Press Release: Debenhams drops “girls” and “boys” signs after pressure from Let Toys Be Toys

High street chain Debenhams this week announced it would be removing all “girls” and “boys” signage from their toy departments. The statement comes after a sustained campaign from Let Toys Be Toys, the parent-led action group that aims to stop gender stereotyping in children’s toys.

The victory comes hot on the heels of several other successes by Let Toys Be Toys, including a commitment from Toys R Us to market their toys in a gender-inclusive way, changes to toy packaging from Marks and Spencer, and a complete removal of all gendered toy signs in TK Maxx and Boots.

Debenhams told the campaign on Twitter: “We would like to assure you that changes have been made to the way we categorise toys in our stores. These changes will take place across all stores in the next few weeks.” They clarified this meant the removal of all “girls” and “boys” headers of all stores in the UK and Ireland, as well as changes to their website.

Kerry Brennan, Let Toys Be Toys campaigner said “For me, this is a particularly significant development, because it was a trip to Debenhams in Cork with my young daughter, and the sight of her browsing her favourite toys under a “Boys” sign, that was the impetus for my involvement in initiating the Let Toys Be Toys campaign almost a year ago. To know that those signs will now be gone before she is old enough to read them really illustrates the difference consumer voices are making on this issue.”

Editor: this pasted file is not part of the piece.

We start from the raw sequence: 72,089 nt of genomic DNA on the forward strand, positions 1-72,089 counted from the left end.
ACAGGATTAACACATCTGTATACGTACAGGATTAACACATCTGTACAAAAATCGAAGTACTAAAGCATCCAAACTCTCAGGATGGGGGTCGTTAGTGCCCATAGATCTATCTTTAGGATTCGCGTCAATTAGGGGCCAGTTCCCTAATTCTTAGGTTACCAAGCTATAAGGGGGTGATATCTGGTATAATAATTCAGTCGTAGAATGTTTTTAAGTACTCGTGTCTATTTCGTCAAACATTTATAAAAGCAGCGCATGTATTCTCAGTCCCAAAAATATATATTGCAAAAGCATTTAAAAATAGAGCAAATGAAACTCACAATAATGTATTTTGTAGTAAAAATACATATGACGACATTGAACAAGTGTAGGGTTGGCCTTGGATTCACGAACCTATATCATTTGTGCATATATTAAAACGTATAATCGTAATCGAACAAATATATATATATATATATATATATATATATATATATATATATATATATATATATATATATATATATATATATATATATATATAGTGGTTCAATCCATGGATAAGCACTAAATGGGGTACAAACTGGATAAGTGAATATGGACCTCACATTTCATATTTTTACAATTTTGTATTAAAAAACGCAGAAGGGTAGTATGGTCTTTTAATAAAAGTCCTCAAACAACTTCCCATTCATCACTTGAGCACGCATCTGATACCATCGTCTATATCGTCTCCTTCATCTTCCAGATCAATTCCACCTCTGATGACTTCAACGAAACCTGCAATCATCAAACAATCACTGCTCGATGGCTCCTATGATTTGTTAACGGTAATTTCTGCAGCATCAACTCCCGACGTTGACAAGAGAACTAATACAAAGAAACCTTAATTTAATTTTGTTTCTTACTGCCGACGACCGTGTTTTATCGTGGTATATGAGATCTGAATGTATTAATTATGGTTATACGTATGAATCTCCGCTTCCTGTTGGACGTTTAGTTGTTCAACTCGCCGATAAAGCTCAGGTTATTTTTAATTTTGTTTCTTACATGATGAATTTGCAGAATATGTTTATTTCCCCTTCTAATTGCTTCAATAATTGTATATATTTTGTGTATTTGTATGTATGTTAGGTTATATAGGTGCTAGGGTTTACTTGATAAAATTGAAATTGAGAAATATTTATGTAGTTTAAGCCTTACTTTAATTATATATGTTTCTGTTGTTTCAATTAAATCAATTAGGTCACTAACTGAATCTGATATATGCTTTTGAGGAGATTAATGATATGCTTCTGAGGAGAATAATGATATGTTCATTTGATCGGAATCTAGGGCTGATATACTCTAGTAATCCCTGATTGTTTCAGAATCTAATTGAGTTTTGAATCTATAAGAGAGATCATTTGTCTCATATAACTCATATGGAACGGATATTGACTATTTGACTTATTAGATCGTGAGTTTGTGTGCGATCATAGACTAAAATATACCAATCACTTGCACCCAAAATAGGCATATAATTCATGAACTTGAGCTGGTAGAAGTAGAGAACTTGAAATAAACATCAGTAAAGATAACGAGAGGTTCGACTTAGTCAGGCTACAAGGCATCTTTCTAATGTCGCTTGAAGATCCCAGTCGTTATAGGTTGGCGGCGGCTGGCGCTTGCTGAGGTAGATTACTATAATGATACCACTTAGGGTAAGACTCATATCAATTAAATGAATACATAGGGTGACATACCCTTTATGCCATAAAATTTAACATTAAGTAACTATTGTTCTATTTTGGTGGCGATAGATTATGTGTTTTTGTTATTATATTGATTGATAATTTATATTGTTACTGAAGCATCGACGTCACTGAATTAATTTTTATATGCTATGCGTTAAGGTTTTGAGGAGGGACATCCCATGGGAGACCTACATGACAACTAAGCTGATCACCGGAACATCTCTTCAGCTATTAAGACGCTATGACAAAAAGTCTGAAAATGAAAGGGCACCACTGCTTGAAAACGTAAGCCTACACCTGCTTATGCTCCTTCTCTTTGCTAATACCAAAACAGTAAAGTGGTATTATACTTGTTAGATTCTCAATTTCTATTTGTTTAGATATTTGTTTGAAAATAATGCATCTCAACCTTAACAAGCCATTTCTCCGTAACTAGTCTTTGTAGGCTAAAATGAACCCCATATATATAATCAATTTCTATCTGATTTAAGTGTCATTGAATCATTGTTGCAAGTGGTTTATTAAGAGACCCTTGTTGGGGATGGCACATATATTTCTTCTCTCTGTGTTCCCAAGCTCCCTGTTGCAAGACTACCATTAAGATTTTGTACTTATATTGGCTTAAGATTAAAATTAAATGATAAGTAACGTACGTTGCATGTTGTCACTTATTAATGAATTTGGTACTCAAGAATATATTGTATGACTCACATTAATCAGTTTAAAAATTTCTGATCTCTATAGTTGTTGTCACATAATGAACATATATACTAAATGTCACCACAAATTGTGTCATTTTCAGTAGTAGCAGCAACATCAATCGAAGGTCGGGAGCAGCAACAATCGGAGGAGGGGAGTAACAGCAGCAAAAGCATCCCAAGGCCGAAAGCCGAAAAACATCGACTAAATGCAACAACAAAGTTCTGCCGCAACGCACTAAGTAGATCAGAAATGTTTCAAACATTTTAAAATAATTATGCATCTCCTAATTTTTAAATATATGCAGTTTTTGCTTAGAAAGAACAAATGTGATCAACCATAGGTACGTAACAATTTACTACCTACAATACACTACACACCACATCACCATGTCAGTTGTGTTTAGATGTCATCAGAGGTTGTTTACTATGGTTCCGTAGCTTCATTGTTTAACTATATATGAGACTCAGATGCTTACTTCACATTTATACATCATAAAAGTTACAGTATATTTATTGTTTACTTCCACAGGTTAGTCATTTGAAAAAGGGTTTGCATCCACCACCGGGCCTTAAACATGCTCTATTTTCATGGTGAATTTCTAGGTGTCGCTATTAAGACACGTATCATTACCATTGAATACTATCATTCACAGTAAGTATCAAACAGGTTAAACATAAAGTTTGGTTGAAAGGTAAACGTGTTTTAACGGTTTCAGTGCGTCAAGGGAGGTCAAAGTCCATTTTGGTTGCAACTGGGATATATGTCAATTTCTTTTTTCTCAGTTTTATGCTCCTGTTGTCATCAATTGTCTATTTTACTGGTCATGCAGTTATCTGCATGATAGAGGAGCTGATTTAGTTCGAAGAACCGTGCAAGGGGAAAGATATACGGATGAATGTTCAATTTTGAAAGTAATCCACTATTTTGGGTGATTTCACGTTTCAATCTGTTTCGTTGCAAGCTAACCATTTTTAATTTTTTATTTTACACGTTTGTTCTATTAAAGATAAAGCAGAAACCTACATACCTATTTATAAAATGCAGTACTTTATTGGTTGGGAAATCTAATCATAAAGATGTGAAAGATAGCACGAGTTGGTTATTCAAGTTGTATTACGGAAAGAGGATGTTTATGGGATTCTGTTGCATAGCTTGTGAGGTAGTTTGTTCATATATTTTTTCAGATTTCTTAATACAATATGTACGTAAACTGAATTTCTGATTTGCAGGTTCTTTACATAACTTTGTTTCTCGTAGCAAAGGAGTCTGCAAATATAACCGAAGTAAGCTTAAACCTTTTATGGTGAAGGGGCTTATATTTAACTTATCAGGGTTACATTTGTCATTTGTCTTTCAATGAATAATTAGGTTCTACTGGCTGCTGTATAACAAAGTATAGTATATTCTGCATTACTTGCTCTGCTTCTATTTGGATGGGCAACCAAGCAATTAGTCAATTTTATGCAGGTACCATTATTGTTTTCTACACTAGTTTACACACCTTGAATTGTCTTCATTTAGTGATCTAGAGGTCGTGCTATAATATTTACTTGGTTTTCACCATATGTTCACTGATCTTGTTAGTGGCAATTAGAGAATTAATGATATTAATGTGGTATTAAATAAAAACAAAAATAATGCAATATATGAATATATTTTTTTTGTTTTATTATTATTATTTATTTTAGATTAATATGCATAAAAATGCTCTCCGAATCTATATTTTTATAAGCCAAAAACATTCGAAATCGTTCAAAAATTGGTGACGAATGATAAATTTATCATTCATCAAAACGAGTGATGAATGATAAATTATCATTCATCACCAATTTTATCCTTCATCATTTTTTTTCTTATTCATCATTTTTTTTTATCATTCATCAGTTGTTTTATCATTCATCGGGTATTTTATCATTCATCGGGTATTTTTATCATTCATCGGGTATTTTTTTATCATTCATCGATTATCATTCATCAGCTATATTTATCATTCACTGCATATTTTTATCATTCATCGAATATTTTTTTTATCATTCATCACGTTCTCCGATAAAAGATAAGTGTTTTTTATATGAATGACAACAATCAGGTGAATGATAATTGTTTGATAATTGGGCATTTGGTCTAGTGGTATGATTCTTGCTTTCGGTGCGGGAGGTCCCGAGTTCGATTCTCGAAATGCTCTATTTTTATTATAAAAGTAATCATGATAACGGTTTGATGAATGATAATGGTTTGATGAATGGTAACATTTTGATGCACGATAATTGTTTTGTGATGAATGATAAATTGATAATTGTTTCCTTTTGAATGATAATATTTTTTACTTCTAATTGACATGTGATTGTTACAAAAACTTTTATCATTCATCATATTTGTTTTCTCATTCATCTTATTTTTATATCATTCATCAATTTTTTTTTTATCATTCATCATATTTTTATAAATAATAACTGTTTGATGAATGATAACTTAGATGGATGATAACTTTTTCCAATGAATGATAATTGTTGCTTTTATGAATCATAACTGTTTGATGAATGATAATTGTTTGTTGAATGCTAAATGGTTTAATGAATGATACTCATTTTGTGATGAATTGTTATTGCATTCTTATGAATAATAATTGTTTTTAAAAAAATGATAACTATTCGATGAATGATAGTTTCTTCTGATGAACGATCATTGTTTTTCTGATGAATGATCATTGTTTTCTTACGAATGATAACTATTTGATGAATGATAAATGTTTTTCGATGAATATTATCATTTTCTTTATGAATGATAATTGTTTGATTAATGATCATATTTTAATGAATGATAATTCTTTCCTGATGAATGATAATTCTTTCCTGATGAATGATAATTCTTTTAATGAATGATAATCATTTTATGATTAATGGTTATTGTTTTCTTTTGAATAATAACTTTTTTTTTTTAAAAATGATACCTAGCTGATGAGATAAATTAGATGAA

The campaign and its supporters had been protesting about Debenhams “girls” and “boys” labels since last Christmas. Their objections had been communicated in writing, in person and also by harnessing the power of social media, where much of the Let Toys Be Toys campaigning takes place. Find out about the group’s next targets at www. and on twitter @lettoysbetoys

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1. Images at

2. Storify tweets and pics of Debenams from supporters at

3. Let Toys Be Toys is a grassroots consumer campaign, run and organised wholly by volunteers, calling on retailers to stop limiting children’s interests by promoting some toys as only suitable for girls, and others only for boys.
See www. for more information.

Over 9,000 people have now signed the Let Toys Be Toys petition on, asking retailers in the UK and Ireland to remove gender labels and organise toys by genre not gender, and the campaign has over 12,000 likes/followers on social media.

Campaign successes include persuading retail chains The Entertainer, Toys R Us and Tesco to commit to more inclusive marketing.

• Website: www.
• Email:
• Facebook:
• Twitter: @lettoysbetoys
• petition:

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